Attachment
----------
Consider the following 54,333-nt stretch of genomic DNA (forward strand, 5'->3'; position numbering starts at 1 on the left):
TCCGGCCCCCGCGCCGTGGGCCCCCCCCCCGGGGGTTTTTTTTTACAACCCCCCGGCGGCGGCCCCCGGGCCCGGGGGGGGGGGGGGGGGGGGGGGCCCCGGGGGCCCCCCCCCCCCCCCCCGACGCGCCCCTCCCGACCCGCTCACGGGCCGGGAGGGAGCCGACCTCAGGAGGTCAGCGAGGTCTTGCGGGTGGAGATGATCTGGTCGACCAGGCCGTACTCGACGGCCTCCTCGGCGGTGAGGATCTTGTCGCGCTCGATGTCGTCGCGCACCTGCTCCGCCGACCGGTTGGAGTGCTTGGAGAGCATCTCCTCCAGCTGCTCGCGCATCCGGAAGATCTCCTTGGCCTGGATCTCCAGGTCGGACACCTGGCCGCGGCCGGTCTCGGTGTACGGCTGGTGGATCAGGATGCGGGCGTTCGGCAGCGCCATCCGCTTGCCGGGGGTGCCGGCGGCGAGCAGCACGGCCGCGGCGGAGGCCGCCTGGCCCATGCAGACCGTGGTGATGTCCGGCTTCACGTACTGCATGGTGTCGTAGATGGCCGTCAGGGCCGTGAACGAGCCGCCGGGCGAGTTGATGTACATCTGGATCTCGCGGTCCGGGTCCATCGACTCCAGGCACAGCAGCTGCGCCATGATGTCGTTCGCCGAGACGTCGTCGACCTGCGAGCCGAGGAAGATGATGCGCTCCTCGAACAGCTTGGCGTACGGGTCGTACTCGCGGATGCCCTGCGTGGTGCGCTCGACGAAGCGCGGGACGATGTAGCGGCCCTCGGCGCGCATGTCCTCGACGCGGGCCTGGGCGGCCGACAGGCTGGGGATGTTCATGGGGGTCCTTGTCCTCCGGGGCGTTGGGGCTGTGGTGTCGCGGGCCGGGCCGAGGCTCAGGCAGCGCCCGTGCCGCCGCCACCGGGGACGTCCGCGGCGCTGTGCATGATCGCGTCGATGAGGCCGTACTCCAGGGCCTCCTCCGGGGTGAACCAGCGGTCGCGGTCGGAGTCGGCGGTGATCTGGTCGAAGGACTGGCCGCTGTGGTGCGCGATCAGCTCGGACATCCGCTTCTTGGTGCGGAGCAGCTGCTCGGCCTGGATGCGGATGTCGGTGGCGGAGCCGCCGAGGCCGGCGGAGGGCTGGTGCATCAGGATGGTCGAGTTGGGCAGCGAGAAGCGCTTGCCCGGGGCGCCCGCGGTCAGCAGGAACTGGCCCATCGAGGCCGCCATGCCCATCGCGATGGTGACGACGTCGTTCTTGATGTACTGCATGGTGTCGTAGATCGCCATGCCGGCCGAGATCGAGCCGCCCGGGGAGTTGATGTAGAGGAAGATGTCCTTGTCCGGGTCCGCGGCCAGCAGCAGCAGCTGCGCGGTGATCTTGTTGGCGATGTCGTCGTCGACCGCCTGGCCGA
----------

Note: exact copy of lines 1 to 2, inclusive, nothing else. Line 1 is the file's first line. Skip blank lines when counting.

Consider the following 54,333-nt stretch of genomic DNA (forward strand, 5'->3'; position numbering starts at 1 on the left):
TCCGGCCCCCGCGCCGTGGGCCCCCCCCCCGGGGGTTTTTTTTTACAACCCCCCGGCGGCGGCCCCCGGGCCCGGGGGGGGGGGGGGGGGGGGGGGCCCCGGGGGCCCCCCCCCCCCCCCCCGACGCGCCCCTCCCGACCCGCTCACGGGCCGGGAGGGAGCCGACCTCAGGAGGTCAGCGAGGTCTTGCGGGTGGAGATGATCTGGTCGACCAGGCCGTACTCGACGGCCTCCTCGGCGGTGAGGATCTTGTCGCGCTCGATGTCGTCGCGCACCTGCTCCGCCGACCGGTTGGAGTGCTTGGAGAGCATCTCCTCCAGCTGCTCGCGCATCCGGAAGATCTCCTTGGCCTGGATCTCCAGGTCGGACACCTGGCCGCGGCCGGTCTCGGTGTACGGCTGGTGGATCAGGATGCGGGCGTTCGGCAGCGCCATCCGCTTGCCGGGGGTGCCGGCGGCGAGCAGCACGGCCGCGGCGGAGGCCGCCTGGCCCATGCAGACCGTGGTGATGTCCGGCTTCACGTACTGCATGGTGTCGTAGATGGCCGTCAGGGCCGTGAACGAGCCGCCGGGCGAGTTGATGTACATCTGGATCTCGCGGTCCGGGTCCATCGACTCCAGGCACAGCAGCTGCGCCATGATGTCGTTCGCCGAGACGTCGTCGACCTGCGAGCCGAGGAAGATGATGCGCTCCTCGAACAGCTTGGCGTACGGGTCGTACTCGCGGATGCCCTGCGTGGTGCGCTCGACGAAGCGCGGGACGATGTAGCGGCCCTCGGCGCGCATGTCCTCGACGCGGGCCTGGGCGGCCGACAGGCTGGGGATGTTCATGGGGGTCCTTGTCCTCCGGGGCGTTGGGGCTGTGGTGTCGCGGGCCGGGCCGAGGCTCAGGCAGCGCCCGTGCCGCCGCCACCGGGGACGTCCGCGGCGCTGTGCATGATCGCGTCGATGAGGCCGTACTCCAGGGCCTCCTCCGGGGTGAACCAGCGGTCGCGGTCGGAGTCGGCGGTGATCTGGTCGAAGGACTGGCCGCTGTGGTGCGCGATCAGCTCGGACATCCGCTTCTTGGTGCGGAGCAGCTGCTCGGCCTGGATGCGGATGTCGGTGGCGGAGCCGCCGAGGCCGGCGGAGGGCTGGTGCATCAGGATGGTCGAGTTGGGCAGCGAGAAGCGCTTGCCCGGGGCGCCCGCGGTCAGCAGGAACTGGCCCATCGAGGCCGCCATGCCCATCGCGATGGTGACGACGTCGTTCTTGATGTACTGCATGGTGTCGTAGATCGCCATGCCGGCCGAGATCGAGCCGCCCGGGGAGTTGATGTAGAGGAAGATGTCCTTGTCCGGGTCCGCGGCCAGCAGCAGCAGCTGCGCGGTGATCTTGTTGGCGATGTCGTCGTCGACCGCCTGGCCGA